anddd...expanding all that out in terms of x y and z, we get the original equation
...which is sweet
so x = (v+u)/2 y = (v-u)/2 and z = (w - u)

now is this "standard" form? and as for parameterizing it..and those funky hyperbolic cosine functions and stuff...I'd have no idea how to relate what we found here, back to that..if that's what you're talking about parameterizing it.
I can visualize like a "mapping" of the surface...its slanted and pointed out along a line running through the origin
thanks for your help so far! hope to hear from you soon!
 
  • #11


You don't understand how the parametric form you gave before parametrizes (x/a)^2+(y/b)^2-(z/c)^2=1?? Show me how it does. Substitute the 'funky' stuff into the equation (x/a)^2+(y/b)^2-(z/c)^2=1 and show me you get 1. Do it. Then apply the same thing to the u,v,w equation.
 
  • #12


Well, I know the standard parametric form for when a hyperboloid is around the z axis. That is:

x=a*cosh(u)*cos(v)
y=b*cosh(u)*sin(v)
z=c*sinh(u)

v in this sense is between 0 and 2*PI
and if a=b=c, then it is a circular type hyperboloid, with the apex in the xy plane as a circle..am I right?
I'm not sure what "u" does, and how it relates, though when I graph the regular function in Matlab, it's basically a matrix of values along a line, which I guessing is the z axis in this case.
I'm getting confused about actually how I'd plot this is Matlab. I need to do that too..Using parameters only, NOT the implicit function
I know I could just write this:
(z+x-y)2 + (x+y)2 -(x-y)2 = 1
then
(z+x-y) = a*cosh(u)*cos(v)
(x+y) =b*cosh(u)*sin(v)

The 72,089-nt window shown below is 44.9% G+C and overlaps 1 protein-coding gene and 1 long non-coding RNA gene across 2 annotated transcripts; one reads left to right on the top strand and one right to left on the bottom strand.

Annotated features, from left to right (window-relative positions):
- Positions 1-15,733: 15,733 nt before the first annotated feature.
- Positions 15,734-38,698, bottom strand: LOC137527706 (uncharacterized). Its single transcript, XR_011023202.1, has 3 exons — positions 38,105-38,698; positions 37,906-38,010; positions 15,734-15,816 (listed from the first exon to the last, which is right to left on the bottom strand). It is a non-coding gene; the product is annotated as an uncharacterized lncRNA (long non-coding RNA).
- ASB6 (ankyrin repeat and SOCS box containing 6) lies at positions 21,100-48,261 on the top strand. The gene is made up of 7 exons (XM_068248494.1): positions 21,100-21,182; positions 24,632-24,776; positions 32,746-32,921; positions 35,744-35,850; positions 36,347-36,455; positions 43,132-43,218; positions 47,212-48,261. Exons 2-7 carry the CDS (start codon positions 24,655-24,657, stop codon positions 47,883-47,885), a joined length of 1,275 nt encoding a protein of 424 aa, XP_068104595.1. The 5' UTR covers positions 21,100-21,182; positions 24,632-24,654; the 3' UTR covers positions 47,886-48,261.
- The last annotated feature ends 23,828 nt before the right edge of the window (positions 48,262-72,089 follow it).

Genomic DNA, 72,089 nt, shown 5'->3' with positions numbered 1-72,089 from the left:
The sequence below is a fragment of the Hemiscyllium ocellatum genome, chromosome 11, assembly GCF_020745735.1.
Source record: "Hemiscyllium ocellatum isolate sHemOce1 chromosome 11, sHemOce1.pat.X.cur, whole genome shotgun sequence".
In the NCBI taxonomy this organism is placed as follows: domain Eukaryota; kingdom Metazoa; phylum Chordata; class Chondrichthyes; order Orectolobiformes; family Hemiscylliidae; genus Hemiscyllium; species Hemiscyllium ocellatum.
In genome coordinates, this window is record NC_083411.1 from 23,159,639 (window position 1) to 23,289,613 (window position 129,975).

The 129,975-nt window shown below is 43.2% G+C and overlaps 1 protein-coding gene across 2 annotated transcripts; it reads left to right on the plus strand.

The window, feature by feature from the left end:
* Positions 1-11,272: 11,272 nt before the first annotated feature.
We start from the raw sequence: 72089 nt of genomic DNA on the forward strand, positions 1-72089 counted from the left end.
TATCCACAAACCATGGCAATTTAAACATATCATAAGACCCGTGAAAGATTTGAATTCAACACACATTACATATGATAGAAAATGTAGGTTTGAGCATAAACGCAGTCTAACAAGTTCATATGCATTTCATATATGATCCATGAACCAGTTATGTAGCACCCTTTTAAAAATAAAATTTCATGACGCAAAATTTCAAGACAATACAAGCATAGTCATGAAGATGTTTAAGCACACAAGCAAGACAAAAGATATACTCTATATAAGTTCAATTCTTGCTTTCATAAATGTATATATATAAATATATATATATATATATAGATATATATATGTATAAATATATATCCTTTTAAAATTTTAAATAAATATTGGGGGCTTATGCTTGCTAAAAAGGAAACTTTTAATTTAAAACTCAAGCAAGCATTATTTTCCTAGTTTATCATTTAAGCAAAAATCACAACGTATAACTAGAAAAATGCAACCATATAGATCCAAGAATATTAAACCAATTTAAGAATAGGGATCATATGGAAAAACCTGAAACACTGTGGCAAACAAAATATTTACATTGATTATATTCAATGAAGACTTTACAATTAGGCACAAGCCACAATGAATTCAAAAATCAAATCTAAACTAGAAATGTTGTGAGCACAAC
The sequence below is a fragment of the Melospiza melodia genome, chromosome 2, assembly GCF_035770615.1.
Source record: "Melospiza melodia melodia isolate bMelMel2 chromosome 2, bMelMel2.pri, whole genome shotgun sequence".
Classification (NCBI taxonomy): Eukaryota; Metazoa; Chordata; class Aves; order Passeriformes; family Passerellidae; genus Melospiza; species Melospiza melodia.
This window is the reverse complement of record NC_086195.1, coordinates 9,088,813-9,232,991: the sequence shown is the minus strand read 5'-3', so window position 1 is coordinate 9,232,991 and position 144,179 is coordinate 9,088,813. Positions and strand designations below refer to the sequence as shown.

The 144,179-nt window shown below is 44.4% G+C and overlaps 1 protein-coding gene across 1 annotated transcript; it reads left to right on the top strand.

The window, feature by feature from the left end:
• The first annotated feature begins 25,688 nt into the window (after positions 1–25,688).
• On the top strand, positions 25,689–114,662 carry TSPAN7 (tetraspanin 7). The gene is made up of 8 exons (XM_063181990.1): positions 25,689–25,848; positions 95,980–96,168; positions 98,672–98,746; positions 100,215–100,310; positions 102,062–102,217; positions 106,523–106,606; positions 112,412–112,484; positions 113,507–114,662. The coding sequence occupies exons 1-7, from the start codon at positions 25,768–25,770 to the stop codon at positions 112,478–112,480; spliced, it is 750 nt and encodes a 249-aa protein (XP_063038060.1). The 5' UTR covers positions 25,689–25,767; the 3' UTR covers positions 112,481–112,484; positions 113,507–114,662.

(x-y)=c*sinh(u)

z' = a*cosh(u)*cos(v) + (y-x)
y' = b*cosh(u)*sin(v) -(x)
x' = c*sinh(u) +(y)

(still not sure about that "u")
am I on the right path? let me know.
 
  • #13


*Helix* said:
Well, I know the standard parametric form for when a hyperboloid is around the z axis. That is:

x=a*cosh(u)*cos(v)
y=b*cosh(u)*sin(v)
z=c*sinh(u)

v in this sense is between 0 and 2*PI
and if a=b=c, then it is a circular type hyperboloid, with the apex in the xy plane as a circle..am I right?
I'm not sure what "u" does, and how it relates, though when I graph the regular function in Matlab, it's basically a matrix of values along a line, which I guessing is the z axis in this case.
I'm getting confused about actually how I'd plot this is Matlab. I need to do that too..Using parameters only, NOT the implicit function
I know I could just write this:
(z+x-y)2 + (x+y)2 -(x-y)2 = 1
then
(z+x-y) = a*cosh(u)*cos(v)
(x+y) =b*cosh(u)*sin(v)
(x-y)=c*sinh(u)

So what would a, b, and c be for your equation?

And if you don't want the implicit function, why not let Matlab solve those three equations for x, y, and z? That would give you x, y, and z in terms of two parameters u and v.
 
  • #14


Don't let Matlab solve anything. You should do it yourself. It's not even hard. You've got w^2+v^2-u^2=1. Use your standard parametrization to write that in terms of two parameters. I wouldn't call them u and v just for the sake of clarity. Now since you know u,v and w in terms of x,y and z. Just solve for x, y and z in terms of the parameters. Then use Matlab to plot x, y and z. I don't know why this is seeming so difficult.
 
  • #15


I'm going to work on it. my final solution is due monday morning :( ..so we'll see what i can come up with..I'll post very soon!
 

Related to Parameterizing a Hyperboloid: A Challenge!

1. What is a hyperboloid?

A hyperboloid is a three-dimensional shape that resembles two cones joined at their bases.

2. How do you parameterize a hyperboloid?

To parameterize a hyperboloid, you can use two parameters (u and v) to represent the two cones and create equations for each cone using trigonometric functions.

3. Why is parameterizing a hyperboloid challenging?

Parameterizing a hyperboloid can be challenging because it involves manipulating complex equations and understanding how they relate to the shape of the hyperboloid.

4. What are some real-world applications of hyperboloids?

Hyperboloids have many real-world applications, including in architecture, engineering, and physics. They are commonly used in the design of cooling towers, bridges, and satellite antennas.

5. Are there any special techniques for parameterizing a hyperboloid?

There are no special techniques for parameterizing a hyperboloid, but it is important to have a good understanding of trigonometric functions and how they can be used to create equations for the shape.